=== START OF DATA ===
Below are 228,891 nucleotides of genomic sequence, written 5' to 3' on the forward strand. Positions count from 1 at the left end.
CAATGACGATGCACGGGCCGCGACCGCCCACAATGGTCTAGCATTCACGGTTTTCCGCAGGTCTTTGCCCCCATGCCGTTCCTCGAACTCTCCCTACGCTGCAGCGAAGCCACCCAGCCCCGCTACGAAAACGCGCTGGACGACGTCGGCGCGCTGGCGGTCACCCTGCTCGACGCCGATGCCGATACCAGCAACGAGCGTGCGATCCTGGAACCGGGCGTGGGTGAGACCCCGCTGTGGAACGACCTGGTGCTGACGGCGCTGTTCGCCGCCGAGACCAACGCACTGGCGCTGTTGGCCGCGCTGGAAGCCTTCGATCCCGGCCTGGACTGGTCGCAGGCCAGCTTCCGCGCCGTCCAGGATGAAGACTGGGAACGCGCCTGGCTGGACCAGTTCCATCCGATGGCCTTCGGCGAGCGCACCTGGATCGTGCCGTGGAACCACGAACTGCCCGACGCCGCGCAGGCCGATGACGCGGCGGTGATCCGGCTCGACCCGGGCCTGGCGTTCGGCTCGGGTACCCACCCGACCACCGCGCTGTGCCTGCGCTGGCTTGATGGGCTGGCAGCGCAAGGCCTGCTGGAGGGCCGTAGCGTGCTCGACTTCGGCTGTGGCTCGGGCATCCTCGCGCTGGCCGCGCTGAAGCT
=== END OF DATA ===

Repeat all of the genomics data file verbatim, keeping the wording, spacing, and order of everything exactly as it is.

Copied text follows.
Below are 228,891 nucleotides of genomic sequence, written 5' to 3' on the forward strand. Positions count from 1 at the left end.
CAATGACGATGCACGGGCCGCGACCGCCCACAATGGTCTAGCATTCACGGTTTTCCGCAGGTCTTTGCCCCCATGCCGTTCCTCGAACTCTCCCTACGCTGCAGCGAAGCCACCCAGCCCCGCTACGAAAACGCGCTGGACGACGTCGGCGCGCTGGCGGTCACCCTGCTCGACGCCGATGCCGATACCAGCAACGAGCGTGCGATCCTGGAACCGGGCGTGGGTGAGACCCCGCTGTGGAACGACCTGGTGCTGACGGCGCTGTTCGCCGCCGAGACCAACGCACTGGCGCTGTTGGCCGCGCTGGAAGCCTTCGATCCCGGCCTGGACTGGTCGCAGGCCAGCTTCCGCGCCGTCCAGGATGAAGACTGGGAACGCGCCTGGCTGGACCAGTTCCATCCGATGGCCTTCGGCGAGCGCACCTGGATCGTGCCGTGGAACCACGAACTGCCCGACGCCGCGCAGGCCGATGACGCGGCGGTGATCCGGCTCGACCCGGGCCTGGCGTTCGGCTCGGGTACCCACCCGACCACCGCGCTGTGCCTGCGCTGGCTTGATGGGCTGGCAGCGCAAGGCCTGCTGGAGGGCCGTAGCGTGCTCGACTTCGGCTGTGGCTCGGGCATCCTCGCGCTGGCCGCGCTGAAGCT